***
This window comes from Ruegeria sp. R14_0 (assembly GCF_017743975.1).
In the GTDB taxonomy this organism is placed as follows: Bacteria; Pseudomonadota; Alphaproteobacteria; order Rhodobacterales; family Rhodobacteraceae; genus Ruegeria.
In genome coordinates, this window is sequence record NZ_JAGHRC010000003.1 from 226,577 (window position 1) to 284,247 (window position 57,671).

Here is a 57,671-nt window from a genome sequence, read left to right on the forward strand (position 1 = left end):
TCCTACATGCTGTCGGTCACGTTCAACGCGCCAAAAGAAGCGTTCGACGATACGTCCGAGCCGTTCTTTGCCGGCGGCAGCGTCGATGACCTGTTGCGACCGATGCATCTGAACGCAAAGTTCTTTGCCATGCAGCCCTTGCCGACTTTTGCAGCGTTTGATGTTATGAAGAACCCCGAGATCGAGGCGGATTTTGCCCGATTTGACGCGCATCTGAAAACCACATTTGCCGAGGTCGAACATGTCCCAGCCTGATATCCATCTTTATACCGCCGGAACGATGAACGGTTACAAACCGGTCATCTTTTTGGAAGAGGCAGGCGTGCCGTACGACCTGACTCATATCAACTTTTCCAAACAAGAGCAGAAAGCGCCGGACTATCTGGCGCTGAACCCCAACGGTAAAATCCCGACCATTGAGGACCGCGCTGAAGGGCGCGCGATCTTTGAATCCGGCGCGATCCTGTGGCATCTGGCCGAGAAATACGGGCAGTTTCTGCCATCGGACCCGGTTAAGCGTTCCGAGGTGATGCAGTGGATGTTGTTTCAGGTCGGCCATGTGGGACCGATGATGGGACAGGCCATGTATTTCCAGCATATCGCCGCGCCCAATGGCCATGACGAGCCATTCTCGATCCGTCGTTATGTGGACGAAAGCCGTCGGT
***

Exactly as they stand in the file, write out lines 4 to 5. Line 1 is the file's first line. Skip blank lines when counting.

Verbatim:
Here is a 57,671-nt window from a genome sequence, read left to right on the forward strand (position 1 = left end):
TCCTACATGCTGTCGGTCACGTTCAACGCGCCAAAAGAAGCGTTCGACGATACGTCCGAGCCGTTCTTTGCCGGCGGCAGCGTCGATGACCTGTTGCGACCGATGCATCTGAACGCAAAGTTCTTTGCCATGCAGCCCTTGCCGACTTTTGCAGCGTTTGATGTTATGAAGAACCCCGAGATCGAGGCGGATTTTGCCCGATTTGACGCGCATCTGAAAACCACATTTGCCGAGGTCGAACATGTCCCAGCCTGATATCCATCTTTATACCGCCGGAACGATGAACGGTTACAAACCGGTCATCTTTTTGGAAGAGGCAGGCGTGCCGTACGACCTGACTCATATCAACTTTTCCAAACAAGAGCAGAAAGCGCCGGACTATCTGGCGCTGAACCCCAACGGTAAAATCCCGACCATTGAGGACCGCGCTGAAGGGCGCGCGATCTTTGAATCCGGCGCGATCCTGTGGCATCTGGCCGAGAAATACGGGCAGTTTCTGCCATCGGACCCGGTTAAGCGTTCCGAGGTGATGCAGTGGATGTTGTTTCAGGTCGGCCATGTGGGACCGATGATGGGACAGGCCATGTATTTCCAGCATATCGCCGCGCCCAATGGCCATGACGAGCCATTCTCGATCCGTCGTTATGTGGACGAAAGCCGTCGGT